Stronger EU-EECA ties in the pipeline
Fostering stronger health research relations between the EU and the Eastern European and Central Asian countries (EECA) is high on the European agenda. Helping drive this effort is the EECALINK ('Promotion and facilitation of international cooperation with EECA') project, which is funded under the EU's Seventh Framework Programme (FP7) to the tune of EUR 600 000.
EECALINK is targeting three key stakeholders: policymakers, university and academic partners, and the wider research public. Ultimately, six aims and objectives constitute the basis of this project: 1) encouraging and promoting global cooperation in the health sector; 2) stimulating further development of research groups and supporting them in their FP7 project proposals; 3) guaranteeing effective communication of EU-EECA joint research to key policymakers; 4) strengthening and expanding existing research ties with academic partners; 5) building academic and university participation in FP7 projects; and 6) promoting FP7 to industry and academia.
The EECALINK consortium consists of 17 partners from 12 countries. All eyes are on boosting and facilitating collaboration between EU Member States and the EECA countries.
The project's main findings were presented at a conference in Brussels, Belgium on 7 June 2011. Ambassador Milena Vicenova, Permanent Representative of the Czech Republic to the EU said in a welcome address: 'The cooperation with the East European and Central Asian countries is among the EU priorities and was also one of the political priorities of the Presidency of the Czech Republic in the Council of the EU in the first half of the year 2009. She mentioned the launching of a high-level event of the Eastern Partnership, where EU Member States and Armenia, Azerbaijan, Georgia, Moldova, Ukraine and Belarus (EU-5+1) were represented. The event took place in Prague on 7 May 2009. The countries started to cooperate more closely in the framework of four multilateral thematic platforms: democracy, good governance and stability; economic integration and convergence with EU policies; energy security; and contacts between people.'
The EECALINK project partners identified health priorities and the most burning issues in their respective countries. Some factors that hinder the EU-EECA cooperation include the diverse management system in EECA countries compared to the one found in the EU, the fragmented national contact point (NCP) system, low motivation level, foreign language barriers, and difficulties in finding coordinators. Gaps identified by the project in the national health systems include maternal and child healthcare, development of drugs from local plants/raw materials, and healthcare in stressful environments.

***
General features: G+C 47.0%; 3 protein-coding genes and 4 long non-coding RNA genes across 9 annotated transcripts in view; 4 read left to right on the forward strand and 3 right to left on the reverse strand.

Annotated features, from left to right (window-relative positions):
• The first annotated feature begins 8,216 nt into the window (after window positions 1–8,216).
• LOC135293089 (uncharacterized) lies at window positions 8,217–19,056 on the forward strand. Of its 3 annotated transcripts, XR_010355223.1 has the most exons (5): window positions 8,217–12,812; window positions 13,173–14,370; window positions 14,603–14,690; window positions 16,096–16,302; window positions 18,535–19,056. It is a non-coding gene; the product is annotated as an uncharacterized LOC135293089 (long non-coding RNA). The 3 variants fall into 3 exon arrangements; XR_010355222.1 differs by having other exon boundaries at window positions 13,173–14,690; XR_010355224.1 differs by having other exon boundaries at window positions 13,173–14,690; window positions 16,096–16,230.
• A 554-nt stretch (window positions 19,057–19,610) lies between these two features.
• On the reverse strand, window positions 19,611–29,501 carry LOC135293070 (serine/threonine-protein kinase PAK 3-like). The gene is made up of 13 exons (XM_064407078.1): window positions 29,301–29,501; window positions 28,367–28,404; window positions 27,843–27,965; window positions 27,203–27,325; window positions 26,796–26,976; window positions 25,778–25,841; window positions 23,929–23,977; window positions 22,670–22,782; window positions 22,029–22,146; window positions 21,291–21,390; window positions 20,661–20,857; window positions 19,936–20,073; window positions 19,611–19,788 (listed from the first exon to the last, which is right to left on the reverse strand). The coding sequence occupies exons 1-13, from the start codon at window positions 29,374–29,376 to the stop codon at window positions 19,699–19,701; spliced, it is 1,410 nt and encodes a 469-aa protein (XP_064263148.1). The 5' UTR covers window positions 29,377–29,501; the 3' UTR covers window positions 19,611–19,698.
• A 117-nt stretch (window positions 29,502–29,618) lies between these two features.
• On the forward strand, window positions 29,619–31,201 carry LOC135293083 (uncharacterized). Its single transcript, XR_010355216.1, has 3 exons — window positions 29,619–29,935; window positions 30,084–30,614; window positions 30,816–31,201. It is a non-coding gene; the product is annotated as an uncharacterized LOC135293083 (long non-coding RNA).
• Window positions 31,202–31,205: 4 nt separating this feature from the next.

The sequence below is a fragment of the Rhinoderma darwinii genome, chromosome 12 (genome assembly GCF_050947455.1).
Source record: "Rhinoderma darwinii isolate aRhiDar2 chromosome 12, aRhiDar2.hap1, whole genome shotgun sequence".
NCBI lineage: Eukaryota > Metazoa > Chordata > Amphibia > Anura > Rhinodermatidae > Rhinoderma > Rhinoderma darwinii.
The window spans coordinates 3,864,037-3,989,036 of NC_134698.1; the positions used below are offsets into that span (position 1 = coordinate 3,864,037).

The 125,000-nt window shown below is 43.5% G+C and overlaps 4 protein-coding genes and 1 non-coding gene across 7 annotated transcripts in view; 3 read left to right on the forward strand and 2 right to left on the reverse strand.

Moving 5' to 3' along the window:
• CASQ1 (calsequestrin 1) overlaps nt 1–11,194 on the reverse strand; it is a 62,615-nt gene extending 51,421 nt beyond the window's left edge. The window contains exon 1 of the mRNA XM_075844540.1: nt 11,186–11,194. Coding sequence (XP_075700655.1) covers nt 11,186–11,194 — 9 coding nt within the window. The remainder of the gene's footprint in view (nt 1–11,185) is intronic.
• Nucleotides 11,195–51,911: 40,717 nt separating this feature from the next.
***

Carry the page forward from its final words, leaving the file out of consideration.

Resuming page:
Conference moderator Aleksi Sedo, head of the Institute of Biochemistry and Experimental Oncology at Charles University Prague in the Czech Republic, praised EECALINK not only for raising awareness but also for delivering on its objectives. However, he pointed out that the EECA cannot identify the unique and high-quality research that is integral for its members. 'Maybe some marketing in order to make those who are excellent visible would be appropriate, in other words "support the quality",' Mr Sedo said.
Commenting on the project's findings, EECALINK coordinator Stanislav Stipek, also from Charles University Prague, said: 'It is a good idea is to bring EU experts in EECA countries, but it is a difficult task.' He went on to say that the project made improvements in cooperation and provided new opportunities.
Some of the main barriers that keep EECA countries from participating in FP7 include lack of advertising of EECA organisations, lack of information about calls, lack of FP7 promotion, and differences in standards of law, administrative rules and financial regulations.
Developing and launching more information days and workshops in the EECA, creating a health organisation network, and changing how scientists and policymakers think about funding opportunities are some examples of what is needed to boost cooperation between the EU and EECA.
Ultimately, what is clear is that FP7 is a significant source of health research funding and EECA countries could benefit immensely from participating in FP7 projects, particularly in those targeting cancer diseases, cardiovascular diseases, ageing-related diseases, and rare diseases such as Familial Mediterranean Fever. The main benefits for the EECA project partners include a deeper understanding of the EU health policy, enhanced international cooperation in and beyond the health area or identification of the most important priorities for the cooperation.